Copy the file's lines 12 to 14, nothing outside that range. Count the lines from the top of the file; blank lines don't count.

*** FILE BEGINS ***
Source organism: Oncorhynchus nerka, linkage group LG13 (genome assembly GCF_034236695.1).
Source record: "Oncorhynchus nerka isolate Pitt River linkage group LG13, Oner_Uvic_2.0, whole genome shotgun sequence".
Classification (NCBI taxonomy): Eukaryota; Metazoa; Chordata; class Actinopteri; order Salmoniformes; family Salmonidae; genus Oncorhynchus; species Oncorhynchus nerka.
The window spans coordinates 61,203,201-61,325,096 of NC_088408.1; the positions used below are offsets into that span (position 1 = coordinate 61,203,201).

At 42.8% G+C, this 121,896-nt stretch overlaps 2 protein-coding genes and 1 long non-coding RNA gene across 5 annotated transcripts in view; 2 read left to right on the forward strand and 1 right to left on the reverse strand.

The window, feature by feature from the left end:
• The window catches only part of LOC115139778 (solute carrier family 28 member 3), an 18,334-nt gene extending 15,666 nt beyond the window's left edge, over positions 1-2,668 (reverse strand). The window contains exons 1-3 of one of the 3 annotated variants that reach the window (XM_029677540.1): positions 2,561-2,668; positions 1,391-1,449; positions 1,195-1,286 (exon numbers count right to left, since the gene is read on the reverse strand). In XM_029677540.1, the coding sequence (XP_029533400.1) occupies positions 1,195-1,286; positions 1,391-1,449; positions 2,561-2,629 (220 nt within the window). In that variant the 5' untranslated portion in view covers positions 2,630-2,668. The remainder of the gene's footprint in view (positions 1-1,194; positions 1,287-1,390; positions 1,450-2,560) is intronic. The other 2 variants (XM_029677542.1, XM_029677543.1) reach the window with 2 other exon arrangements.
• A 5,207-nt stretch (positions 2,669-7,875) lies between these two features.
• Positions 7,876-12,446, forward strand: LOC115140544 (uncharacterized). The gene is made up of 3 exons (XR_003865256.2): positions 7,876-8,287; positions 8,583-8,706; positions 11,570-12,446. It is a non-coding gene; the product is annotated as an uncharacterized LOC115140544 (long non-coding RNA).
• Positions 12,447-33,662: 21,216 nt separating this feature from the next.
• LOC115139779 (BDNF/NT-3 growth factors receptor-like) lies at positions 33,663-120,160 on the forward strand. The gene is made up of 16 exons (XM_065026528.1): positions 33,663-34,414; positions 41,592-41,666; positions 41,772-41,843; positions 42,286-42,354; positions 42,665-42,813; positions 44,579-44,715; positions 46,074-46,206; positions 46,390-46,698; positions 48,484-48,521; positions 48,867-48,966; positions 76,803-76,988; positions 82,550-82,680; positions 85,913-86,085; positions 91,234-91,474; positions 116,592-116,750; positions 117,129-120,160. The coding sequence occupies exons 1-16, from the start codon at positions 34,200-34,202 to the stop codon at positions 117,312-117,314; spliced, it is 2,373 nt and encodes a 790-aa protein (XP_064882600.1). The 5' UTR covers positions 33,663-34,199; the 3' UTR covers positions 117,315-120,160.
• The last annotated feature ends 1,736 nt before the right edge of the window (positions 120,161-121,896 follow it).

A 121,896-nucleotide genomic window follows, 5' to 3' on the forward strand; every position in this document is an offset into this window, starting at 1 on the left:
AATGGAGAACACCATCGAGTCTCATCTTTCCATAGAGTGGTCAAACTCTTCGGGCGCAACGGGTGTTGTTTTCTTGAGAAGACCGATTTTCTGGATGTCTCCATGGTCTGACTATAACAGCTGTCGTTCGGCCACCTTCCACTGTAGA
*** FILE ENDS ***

• The last annotated feature ends 1,736 nt before the right edge of the window (positions 120,161-121,896 follow it).

A 121,896-nucleotide genomic window follows, 5' to 3' on the forward strand; every position in this document is an offset into this window, starting at 1 on the left:
AATGGAGAACACCATCGAGTCTCATCTTTCCATAGAGTGGTCAAACTCTTCGGGCGCAACGGGTGTTGTTTTCTTGAGAAGACCGATTTTCTGGATGTCTCCATGGTCTGACTATAACAGCTGTCGTTCGGCCACCTTCCACTGTAGA